UK ‘Worse Off After Brexit Whatever The Deal’, Whitehall Analysis Finds

Growth down 5% over 15 years even under 'soft Brexit'.

Britain will be worse off outside the EU whatever kind of Brexit deal it strikes with Brussels, the latest Government impact assessment is reported to have found.

The analysis, prepared for the Department for Exiting the EU (DexEU), concluded growth would be lower under a series of potential scenarios, according to a leaked copy seen by BuzzFeed News.

Even if the UK is able to negotiate a comprehensive free trade agreement – as Theresa May hopes – it estimates that growth will be down 5% over the next 15 years.

That would rise to 8% if Britain left without a deal and was forced to fall back on World Trade Organisation (WTO) rules.

Alternatively, if the UK were to retain access to the single market through membership of the European Economic Area the loss would be just 2%.

The leaked findings are likely to infuriate pro-Brexit Tory MPs who already suspect the Government is heading for a “soft” break which will retain many of the existing elements of the relationship with Brussels.

A Government spokesman said: “We have already set out that the Government is undertaking a wide range of ongoing analysis in support of our EU exit negotiations and preparations.

“We have been clear that we are not prepared to provide a running commentary on any aspect of this ongoing internal work and that ministers have a duty not to publish anything that could risk exposing our negotiation position.”

A Government source added: “As part of its preparations for leaving the European Union, officials from across Whitehall are undertaking a wide range of ongoing analysis.

“An early draft of this next stage of analysis has looked at different off-the-shelf arrangements that currently exist as well as other external estimates.

“It does not, however, set out or measure the details of our desired outcome – a new deep and special partnership with the EU – or predict the conclusions of the negotiations.

“It also contains a significant number of caveats and is hugely dependant on a wide range of assumptions which demonstrate that significantly more work needs to be carried out to make use of this analysis and draw out conclusions.”

Former Tory cabinet minister and leading Brexiteer Iain Duncan Smith said the analysis was “deliberately leaked” because it “gives a bad view.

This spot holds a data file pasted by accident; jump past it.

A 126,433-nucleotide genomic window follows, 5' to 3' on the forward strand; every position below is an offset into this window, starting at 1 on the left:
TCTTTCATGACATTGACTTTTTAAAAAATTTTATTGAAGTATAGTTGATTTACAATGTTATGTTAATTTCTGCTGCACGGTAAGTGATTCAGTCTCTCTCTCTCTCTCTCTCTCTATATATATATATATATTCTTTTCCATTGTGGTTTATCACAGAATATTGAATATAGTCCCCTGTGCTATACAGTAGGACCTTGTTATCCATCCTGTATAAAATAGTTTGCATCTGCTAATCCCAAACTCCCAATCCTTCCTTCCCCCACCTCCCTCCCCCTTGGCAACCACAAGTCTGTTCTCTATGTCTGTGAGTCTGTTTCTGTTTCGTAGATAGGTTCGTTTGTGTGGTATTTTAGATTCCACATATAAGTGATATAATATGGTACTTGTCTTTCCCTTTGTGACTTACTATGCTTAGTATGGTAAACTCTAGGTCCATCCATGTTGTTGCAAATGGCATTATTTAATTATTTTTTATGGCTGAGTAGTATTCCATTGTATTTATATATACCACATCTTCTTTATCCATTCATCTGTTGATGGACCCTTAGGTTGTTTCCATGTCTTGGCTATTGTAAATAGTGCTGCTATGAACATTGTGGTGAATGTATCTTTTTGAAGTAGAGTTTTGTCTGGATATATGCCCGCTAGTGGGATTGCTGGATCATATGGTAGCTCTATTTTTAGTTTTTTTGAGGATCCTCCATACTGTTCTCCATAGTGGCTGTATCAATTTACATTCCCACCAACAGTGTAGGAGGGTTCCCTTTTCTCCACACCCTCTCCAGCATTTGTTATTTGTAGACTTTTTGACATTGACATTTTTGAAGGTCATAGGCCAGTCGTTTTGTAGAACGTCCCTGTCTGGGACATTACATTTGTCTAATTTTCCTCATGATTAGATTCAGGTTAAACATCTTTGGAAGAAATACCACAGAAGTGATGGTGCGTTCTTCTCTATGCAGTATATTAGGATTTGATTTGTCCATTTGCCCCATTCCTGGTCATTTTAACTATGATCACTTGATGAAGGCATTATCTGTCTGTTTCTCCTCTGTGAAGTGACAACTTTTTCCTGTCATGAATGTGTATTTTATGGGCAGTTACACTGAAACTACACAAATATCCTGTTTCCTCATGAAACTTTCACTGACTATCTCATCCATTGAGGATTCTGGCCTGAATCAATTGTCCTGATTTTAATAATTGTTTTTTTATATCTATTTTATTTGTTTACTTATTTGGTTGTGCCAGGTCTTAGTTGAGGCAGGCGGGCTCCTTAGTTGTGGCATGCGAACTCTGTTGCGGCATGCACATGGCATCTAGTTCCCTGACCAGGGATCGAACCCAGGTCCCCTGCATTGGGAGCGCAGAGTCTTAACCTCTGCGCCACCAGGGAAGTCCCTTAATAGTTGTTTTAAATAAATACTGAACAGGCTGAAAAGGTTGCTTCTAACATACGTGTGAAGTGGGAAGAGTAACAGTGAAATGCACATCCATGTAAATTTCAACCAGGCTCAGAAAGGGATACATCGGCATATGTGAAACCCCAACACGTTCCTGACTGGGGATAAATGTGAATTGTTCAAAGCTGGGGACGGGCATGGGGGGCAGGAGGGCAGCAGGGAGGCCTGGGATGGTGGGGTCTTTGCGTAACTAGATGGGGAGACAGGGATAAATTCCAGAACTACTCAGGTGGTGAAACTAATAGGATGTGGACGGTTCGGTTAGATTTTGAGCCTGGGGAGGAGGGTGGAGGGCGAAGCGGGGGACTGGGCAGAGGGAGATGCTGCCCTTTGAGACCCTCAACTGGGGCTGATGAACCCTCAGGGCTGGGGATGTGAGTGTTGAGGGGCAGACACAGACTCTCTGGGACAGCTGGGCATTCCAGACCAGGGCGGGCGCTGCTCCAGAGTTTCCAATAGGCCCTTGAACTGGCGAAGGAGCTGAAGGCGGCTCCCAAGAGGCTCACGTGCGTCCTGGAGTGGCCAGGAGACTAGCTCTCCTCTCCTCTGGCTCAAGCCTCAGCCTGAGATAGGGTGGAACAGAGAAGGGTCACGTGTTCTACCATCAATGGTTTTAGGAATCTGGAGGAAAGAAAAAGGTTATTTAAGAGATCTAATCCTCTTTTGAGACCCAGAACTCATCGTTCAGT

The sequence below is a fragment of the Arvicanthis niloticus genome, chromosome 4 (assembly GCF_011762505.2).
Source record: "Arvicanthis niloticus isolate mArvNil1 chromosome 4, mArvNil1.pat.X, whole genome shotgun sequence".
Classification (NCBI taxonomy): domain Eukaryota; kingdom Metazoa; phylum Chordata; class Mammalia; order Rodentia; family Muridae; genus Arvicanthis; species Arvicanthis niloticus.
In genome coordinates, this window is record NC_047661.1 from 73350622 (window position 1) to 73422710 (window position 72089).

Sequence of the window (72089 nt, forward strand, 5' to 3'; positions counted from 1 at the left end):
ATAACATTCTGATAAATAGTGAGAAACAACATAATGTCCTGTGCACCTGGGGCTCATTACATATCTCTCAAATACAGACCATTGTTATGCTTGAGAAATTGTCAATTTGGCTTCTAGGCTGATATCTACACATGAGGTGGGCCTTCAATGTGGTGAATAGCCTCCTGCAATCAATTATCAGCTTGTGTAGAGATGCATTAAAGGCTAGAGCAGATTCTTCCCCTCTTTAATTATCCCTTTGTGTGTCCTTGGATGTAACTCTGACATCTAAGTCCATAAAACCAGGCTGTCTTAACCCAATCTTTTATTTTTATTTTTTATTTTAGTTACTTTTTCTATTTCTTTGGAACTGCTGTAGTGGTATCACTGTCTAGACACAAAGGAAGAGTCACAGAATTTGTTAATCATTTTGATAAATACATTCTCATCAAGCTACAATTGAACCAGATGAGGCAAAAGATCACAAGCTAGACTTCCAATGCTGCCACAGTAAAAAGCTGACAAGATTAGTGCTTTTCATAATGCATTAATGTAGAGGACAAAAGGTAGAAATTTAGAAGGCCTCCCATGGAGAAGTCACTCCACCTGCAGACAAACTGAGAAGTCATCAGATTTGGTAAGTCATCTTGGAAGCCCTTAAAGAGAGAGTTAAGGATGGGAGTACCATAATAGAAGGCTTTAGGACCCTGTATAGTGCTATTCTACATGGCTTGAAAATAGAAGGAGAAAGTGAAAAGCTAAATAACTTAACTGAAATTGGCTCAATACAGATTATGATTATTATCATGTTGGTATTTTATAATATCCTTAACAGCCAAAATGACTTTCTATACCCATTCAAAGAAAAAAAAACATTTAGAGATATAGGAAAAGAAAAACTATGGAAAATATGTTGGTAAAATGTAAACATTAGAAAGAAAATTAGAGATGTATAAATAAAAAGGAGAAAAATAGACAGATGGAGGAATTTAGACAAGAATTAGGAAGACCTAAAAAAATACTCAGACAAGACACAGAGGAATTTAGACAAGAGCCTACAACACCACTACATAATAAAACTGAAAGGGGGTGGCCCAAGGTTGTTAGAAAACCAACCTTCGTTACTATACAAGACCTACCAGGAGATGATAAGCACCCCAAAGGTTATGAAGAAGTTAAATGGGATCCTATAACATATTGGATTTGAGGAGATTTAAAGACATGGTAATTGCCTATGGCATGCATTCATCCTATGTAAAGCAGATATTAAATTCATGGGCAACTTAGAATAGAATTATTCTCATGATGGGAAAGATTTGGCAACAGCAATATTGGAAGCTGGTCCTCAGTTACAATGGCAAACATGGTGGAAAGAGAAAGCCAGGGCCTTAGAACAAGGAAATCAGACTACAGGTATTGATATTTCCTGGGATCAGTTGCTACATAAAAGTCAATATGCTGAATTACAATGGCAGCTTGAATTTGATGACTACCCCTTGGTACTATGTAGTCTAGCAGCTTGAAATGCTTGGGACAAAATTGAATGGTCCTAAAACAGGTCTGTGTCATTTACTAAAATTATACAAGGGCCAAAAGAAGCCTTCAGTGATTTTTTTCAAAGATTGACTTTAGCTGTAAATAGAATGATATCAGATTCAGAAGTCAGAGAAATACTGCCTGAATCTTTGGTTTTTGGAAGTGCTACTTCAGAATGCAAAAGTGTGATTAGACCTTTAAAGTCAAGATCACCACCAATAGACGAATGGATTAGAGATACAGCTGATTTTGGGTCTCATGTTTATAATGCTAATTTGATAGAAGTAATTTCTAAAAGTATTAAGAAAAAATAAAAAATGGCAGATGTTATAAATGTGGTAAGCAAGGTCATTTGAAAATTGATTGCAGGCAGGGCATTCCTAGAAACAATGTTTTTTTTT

Speaking to BBC Radio 4′s Today programme, Duncan Smith said the leak was “a little bit suspicious” and dismissed the analysis as based on government economic models that were “highly discredited”.

“It’s deliberately leaked because it gives a bad view, we should put it on one side and leave it alone,” he said. “It’s an incomplete report.”

He said if the government got Brexit “right” then the “economic will grow, food prices will come down and particularly the poorest in society will benefit”.

Duncan Smith added: “None of is know exactly where this will end up.”

However Labour MP Chris Leslie, a member of the Open Britain group which campaigns against a “hard” Brexit, said ministers must now release the findings in full.

“No one voted to make themselves or their families worse off,” he said. “The Government must now publish their analysis in full, so that MPs and the public can see for themselves the impact that Brexit will have and judge for themselves whether it is the right thing for our country.”

According to the leaked document – entitled EU Exit Analysis – Cross Whitehall Briefing and dated January 2018 – every sector of the economy would be adversely affected under all three scenarios, with chemicals, clothing, aviation, cars and retail hardest hit.

It also found that every region of the UK would lose out, with the North East, the West Midlands and Northern Ireland facing the biggest loss of growth.

It warned that London’s position as a major financial centre could also be severely eroded, with the position under a free trade agreement not very different to operating under WTO rules.

On the positive side, it calculates a free trade deal with the United States could add 0.2% to growth while agreements with other countries such as China, India, Australia and the Gulf states, could together add another further 0.1% to 0.4%.


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